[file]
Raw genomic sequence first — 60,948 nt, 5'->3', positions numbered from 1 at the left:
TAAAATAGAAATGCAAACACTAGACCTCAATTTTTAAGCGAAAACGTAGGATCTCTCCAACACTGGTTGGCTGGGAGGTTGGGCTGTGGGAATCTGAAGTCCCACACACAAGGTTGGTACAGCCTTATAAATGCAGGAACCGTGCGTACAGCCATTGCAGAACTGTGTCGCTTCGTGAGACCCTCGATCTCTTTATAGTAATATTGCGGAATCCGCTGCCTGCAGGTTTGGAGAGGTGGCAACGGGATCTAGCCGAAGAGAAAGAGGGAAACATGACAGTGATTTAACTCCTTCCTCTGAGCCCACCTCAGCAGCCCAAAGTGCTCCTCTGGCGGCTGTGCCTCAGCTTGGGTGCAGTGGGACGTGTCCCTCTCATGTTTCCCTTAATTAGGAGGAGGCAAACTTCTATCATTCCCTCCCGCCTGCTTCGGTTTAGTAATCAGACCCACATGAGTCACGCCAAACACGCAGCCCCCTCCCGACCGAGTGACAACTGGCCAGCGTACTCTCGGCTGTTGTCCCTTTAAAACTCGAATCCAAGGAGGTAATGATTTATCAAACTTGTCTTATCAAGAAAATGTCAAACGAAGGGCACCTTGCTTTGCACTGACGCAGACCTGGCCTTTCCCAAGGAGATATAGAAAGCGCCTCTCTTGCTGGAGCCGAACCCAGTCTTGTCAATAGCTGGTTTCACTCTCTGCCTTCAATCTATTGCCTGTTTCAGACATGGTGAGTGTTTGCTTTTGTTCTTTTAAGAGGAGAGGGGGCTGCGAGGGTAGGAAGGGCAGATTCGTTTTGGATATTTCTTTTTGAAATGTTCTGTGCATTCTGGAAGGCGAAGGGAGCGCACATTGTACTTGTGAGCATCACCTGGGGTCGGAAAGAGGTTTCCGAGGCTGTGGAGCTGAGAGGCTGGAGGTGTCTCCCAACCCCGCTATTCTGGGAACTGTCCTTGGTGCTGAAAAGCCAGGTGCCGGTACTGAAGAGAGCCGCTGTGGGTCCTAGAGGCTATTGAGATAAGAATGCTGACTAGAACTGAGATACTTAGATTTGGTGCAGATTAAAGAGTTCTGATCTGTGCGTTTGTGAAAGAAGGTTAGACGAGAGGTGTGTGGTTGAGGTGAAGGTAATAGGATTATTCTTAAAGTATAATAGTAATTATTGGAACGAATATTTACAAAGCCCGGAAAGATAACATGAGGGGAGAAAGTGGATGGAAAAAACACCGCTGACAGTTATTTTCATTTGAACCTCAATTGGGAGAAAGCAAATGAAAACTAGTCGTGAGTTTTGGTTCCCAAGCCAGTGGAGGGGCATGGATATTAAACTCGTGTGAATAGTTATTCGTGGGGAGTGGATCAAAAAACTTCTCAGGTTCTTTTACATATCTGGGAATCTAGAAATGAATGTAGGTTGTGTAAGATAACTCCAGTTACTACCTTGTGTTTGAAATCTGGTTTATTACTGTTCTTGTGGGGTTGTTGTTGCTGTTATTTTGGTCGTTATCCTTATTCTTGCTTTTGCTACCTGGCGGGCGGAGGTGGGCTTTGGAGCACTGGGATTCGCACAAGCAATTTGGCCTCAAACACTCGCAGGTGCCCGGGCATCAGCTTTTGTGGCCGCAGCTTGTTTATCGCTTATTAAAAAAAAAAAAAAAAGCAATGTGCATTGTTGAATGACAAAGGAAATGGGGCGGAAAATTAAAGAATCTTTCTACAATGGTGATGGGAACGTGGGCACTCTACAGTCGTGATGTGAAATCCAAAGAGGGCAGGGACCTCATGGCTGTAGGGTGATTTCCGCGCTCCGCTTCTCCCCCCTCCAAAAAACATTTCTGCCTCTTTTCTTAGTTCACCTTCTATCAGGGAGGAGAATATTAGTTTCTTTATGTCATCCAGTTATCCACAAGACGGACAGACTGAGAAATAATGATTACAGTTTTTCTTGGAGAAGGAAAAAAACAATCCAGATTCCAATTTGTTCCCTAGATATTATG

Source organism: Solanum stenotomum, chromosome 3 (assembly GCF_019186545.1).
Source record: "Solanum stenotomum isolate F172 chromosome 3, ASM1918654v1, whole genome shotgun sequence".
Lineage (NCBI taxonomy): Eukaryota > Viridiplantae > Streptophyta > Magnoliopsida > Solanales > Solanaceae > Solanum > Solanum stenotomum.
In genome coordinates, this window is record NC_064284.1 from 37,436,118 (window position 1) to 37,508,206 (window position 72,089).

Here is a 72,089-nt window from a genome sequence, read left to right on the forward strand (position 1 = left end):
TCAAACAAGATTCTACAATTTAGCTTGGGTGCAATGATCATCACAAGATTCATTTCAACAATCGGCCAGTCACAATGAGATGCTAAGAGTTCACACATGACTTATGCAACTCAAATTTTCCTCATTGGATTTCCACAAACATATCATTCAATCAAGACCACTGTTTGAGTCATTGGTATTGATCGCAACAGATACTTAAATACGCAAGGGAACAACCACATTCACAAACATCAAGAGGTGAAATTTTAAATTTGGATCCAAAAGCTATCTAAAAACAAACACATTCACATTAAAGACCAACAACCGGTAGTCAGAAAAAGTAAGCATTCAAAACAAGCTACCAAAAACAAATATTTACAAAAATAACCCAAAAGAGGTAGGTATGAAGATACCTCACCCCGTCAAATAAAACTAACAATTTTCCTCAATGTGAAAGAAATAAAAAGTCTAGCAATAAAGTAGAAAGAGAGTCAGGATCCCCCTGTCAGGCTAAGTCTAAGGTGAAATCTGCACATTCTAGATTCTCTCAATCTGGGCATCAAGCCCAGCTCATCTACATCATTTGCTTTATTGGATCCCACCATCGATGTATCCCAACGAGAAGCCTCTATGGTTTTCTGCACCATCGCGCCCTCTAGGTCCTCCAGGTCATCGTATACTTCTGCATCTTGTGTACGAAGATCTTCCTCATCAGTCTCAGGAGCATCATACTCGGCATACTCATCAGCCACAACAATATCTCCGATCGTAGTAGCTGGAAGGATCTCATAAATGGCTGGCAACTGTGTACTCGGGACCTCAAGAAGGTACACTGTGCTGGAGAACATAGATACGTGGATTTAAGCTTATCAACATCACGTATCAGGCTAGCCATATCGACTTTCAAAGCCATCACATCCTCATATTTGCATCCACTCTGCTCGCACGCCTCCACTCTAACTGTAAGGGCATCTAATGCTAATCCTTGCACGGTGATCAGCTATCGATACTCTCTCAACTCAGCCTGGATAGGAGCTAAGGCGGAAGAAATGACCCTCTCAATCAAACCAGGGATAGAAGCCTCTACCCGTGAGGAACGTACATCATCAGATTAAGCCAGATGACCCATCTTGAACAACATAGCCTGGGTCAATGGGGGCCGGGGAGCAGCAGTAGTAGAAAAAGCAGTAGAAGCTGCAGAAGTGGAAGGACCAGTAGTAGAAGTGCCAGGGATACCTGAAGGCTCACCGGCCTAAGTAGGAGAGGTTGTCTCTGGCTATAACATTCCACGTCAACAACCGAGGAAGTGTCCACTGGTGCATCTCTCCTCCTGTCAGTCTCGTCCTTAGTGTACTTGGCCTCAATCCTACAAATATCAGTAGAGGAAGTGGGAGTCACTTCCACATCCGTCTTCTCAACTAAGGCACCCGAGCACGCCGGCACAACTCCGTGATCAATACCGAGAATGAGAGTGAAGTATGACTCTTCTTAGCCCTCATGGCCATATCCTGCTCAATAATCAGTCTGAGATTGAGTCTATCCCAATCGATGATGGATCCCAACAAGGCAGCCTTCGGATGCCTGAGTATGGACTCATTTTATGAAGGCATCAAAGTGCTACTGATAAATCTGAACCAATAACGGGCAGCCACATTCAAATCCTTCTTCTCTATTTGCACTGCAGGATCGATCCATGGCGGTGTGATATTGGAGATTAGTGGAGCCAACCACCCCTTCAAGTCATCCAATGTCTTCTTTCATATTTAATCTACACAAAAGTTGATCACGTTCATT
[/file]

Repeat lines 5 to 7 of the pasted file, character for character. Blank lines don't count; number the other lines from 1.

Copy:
Lineage (NCBI taxonomy): Eukaryota > Viridiplantae > Streptophyta > Magnoliopsida > Solanales > Solanaceae > Solanum > Solanum stenotomum.
In genome coordinates, this window is record NC_064284.1 from 37,436,118 (window position 1) to 37,508,206 (window position 72,089).

Here is a 72,089-nt window from a genome sequence, read left to right on the forward strand (position 1 = left end):